Proteins on Carbon Nanotubes

The image shows an example of peptides that assemble into a tubular structure surrouding single-walled carbon nanotubes.  The geometrically defined, virus-like coating created by these peptides converts the smooth surfaces of carbon nanotubes into highly textured assemblies with long-scale order, capable of directing the assembly of gold nanoparticles into helical arrays along the nanotube axis.

 

Reflective Self-Assembling Proteins

Prof. Alison Sweeney studies the biophysical properties of reflectin - a highly reflective and self-organizing squid protein found in cephalopods like the Hawaiian Bobtail squid shown here.

 

DNA-Carbon Nanotube Hybrid

Single-stranded DNA and carbon nanotubes are chemically compatible and readily self-assemble into DNA-carbon nanotube hybrids (pictured here).  These materials have applications in nanoelectronics, medicine, environmental safety and homeland security.  Dr. Robert R. Johnson of the University of Pennsylvania has used computer simulation to study the structure of these nanomaterials.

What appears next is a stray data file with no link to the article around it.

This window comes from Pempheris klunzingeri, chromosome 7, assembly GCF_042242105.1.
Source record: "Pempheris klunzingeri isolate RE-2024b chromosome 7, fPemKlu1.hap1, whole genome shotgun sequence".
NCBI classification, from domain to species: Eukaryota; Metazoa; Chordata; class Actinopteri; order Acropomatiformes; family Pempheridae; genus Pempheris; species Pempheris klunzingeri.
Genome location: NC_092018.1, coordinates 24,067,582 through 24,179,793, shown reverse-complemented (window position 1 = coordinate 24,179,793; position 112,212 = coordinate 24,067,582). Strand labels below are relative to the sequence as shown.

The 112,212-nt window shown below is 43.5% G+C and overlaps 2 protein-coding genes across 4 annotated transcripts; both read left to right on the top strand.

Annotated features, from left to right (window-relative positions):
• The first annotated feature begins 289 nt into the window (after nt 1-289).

Graphene

Penn physicists study graphenes, atomically thin sheets of carbon atoms in a honeycomb lattice. Graphene is the prototype Dirac material hosting a solid state realization of an ultra-relativistic electron gas and accessing new phenomena that are controlled by electric and magnetic fields and by the atomic registry when graphenes are stacked.

Singh Center for Nanotechnology

The newly-opened (Oct. 4, 2013) 78,000 square-foot Krishna P. Singh Center for Nanotechnology serves as Penn's focal point for nanoscience research and technology-development.  P&A's Prof. Jay Kikkawa was instrumental in the planning and provision of vital services for the new facility.

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